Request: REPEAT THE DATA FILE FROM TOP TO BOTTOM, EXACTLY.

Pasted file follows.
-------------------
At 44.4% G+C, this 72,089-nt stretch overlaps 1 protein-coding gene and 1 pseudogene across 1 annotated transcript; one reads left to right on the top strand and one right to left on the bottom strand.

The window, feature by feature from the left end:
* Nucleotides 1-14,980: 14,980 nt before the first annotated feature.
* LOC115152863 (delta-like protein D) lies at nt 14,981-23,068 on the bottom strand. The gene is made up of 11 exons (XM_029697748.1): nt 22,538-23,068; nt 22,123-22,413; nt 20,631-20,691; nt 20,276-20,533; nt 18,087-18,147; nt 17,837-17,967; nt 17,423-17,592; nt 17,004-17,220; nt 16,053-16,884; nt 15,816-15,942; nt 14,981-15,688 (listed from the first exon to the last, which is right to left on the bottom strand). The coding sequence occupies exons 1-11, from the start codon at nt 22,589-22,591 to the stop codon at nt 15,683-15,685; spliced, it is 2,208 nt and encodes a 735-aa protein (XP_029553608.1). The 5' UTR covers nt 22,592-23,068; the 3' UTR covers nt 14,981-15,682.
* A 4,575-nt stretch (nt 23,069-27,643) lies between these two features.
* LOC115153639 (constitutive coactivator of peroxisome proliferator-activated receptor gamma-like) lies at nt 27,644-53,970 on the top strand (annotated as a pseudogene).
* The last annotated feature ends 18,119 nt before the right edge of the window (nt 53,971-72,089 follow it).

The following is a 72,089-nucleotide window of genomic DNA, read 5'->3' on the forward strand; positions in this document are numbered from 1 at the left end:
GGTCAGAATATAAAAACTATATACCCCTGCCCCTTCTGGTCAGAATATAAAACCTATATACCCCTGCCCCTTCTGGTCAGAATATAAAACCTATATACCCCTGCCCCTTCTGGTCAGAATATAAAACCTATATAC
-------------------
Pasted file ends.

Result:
At 44.4% G+C, this 72,089-nt stretch overlaps 1 protein-coding gene and 1 pseudogene across 1 annotated transcript; one reads left to right on the top strand and one right to left on the bottom strand.

The window, feature by feature from the left end:
* Nucleotides 1-14,980: 14,980 nt before the first annotated feature.
* LOC115152863 (delta-like protein D) lies at nt 14,981-23,068 on the bottom strand. The gene is made up of 11 exons (XM_029697748.1): nt 22,538-23,068; nt 22,123-22,413; nt 20,631-20,691; nt 20,276-20,533; nt 18,087-18,147; nt 17,837-17,967; nt 17,423-17,592; nt 17,004-17,220; nt 16,053-16,884; nt 15,816-15,942; nt 14,981-15,688 (listed from the first exon to the last, which is right to left on the bottom strand). The coding sequence occupies exons 1-11, from the start codon at nt 22,589-22,591 to the stop codon at nt 15,683-15,685; spliced, it is 2,208 nt and encodes a 735-aa protein (XP_029553608.1). The 5' UTR covers nt 22,592-23,068; the 3' UTR covers nt 14,981-15,682.
* A 4,575-nt stretch (nt 23,069-27,643) lies between these two features.
* LOC115153639 (constitutive coactivator of peroxisome proliferator-activated receptor gamma-like) lies at nt 27,644-53,970 on the top strand (annotated as a pseudogene).
* The last annotated feature ends 18,119 nt before the right edge of the window (nt 53,971-72,089 follow it).

The following is a 72,089-nucleotide window of genomic DNA, read 5'->3' on the forward strand; positions in this document are numbered from 1 at the left end:
GGTCAGAATATAAAAACTATATACCCCTGCCCCTTCTGGTCAGAATATAAAACCTATATACCCCTGCCCCTTCTGGTCAGAATATAAAACCTATATACCCCTGCCCCTTCTGGTCAGAATATAAAACCTATATAC